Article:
Literary journalism and I have a love-hate relationship. On one hand, it turns news into accessible narratives, and on the other, it gives the impression of being factual instead of emotionally truthful. Despite my inner turmoil, I have read a TON of literary journalism pieces, or articles. I prefer the term “piece” because it puts literary journalism in the creative writing camp, instead of the hard news world. My favorite pieces have always contained surprise, beautiful imagery, and emotional truth. I take them as interesting perspectives on topics that I am almost always completely ignorant of; I get the feeling that if I were to be an expert on a topic, and I didn’t write the piece itself, I’d find myself upset or betrayed by another writer’s experience.
So I present the pieces to you that I have enjoyed and found deliciously insightful and fresh. For all its faults, literary journalism almost always offers a fresh look; it is never old hat. I’ve enjoyed some of these pieces because of the unique way they choose to handle their stories — so, because of craft — or for the subjects themselves. Enjoy.
Literary Journalism Done Delightfully Well
- “Jonathan Lebed’s Extra Curricular Activities,” by Michael Lewis: This piece made me look at the stock exchange and the money world in a very different way. Lewis takes the traditional story of “Un-American Crook Takes Innocents to the Bank,” and turns it towards the Securities and Exchange Commission and Wall Street itself. Beware: you will think less of your own high school extra curriculars after reading this.
- “The Final Comeback of Axl Rose,” by John Jeremiah Sullivan: Oh my, do I love J. J. Sullivan. Check out his book, Pulphead, for laughs and vulnerability and curious scenes that only he could get himself into. I was never particularly attracted to Axl Rose, until I read this piece and I thought about his beautiful, long hair and his mysterious, dark past. I, like Sullivan, fell in love with this grungy dude throughout the piece.
- “Frank Sinatra Has a Cold,” by Gay Talese: Literary journalism is never short on enigmatic men to love; Sinatra is one of them. He’s as spunky and as smooth as you would expect, but there’s a sad undertone (isn’t there always?) of a mama’s boy who just can’t get his life quite right. Fun fact: Talese took notes for this piece on a shirt board.
- “Slouching Towards Bethlehem,” by Joan Didion: This essay is for all those, especially of my generation, who romanticize the 60s as a beautiful and magical time. Didion shows the opposite of the kind of darkness you’d see on Mad Men; instead of drunken, existentially asleep business men, you follow drugged out kids without a hint of perspective. The whole piece unsettles you in a way that only wasted lives can.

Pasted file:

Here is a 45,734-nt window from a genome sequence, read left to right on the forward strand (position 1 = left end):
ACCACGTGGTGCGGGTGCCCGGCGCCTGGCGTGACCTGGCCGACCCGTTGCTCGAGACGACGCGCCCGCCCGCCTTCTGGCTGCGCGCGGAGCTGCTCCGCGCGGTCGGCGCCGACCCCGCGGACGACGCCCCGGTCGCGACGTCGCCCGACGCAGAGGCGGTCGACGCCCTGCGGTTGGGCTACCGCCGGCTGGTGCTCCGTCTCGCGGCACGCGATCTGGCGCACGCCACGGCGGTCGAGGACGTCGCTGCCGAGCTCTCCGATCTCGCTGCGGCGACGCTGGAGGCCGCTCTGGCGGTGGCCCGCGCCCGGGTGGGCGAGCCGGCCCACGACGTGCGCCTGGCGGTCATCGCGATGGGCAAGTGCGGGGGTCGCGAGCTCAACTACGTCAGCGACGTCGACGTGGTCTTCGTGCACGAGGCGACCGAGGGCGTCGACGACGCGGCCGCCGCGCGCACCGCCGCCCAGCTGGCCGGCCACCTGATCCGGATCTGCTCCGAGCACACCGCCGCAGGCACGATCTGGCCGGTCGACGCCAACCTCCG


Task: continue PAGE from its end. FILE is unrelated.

- “Jumpers,” by Tad Friend: This is one of the first pieces I ever read that was introduced to me as literary journalism. It could also be described as place-based writing. Regardless, Friend creates a heartbreaking piece out of a place I had always seen as beautiful and peaceful before. Heights are a double-edged sword: both majestic and deadly, clear and evoking danger by just being what they are.
- “Sex, Drugs, and the Biggest Cybercrime of All Time,” by Sabrina Rubin Erdely: I read this piece this summer during a moment of obsession over hackers. Erdely’s piece does a great job of capturing the weirdly glamorous and brilliant world of cyber criminals, alongside the quirky and sometimes damaged hackers themselves. Highly entertaining.
- “Ticket to the Fair,” by David Foster Wallace: I talk about DFW a lot on this blog because he is just so damn good. This story talks about my home state, Illinois, in a way that I don’t know it as: desolate and midwestern (being near Chicago gives me a different perspective). Though the story is (of course) hysterical, the ending is somber and sad in a way that only DFW can make me feel.
- “Papon’s Paper Trail,” by Adam Gopnik: Another haunting and sad piece, Gopnik explores what the Vichy regime means to France, over fifty years later. As a francophile, I really enjoyed an inside look at the french psyche. Gopnik’s book, From Paris to the Moon, is also worth a read.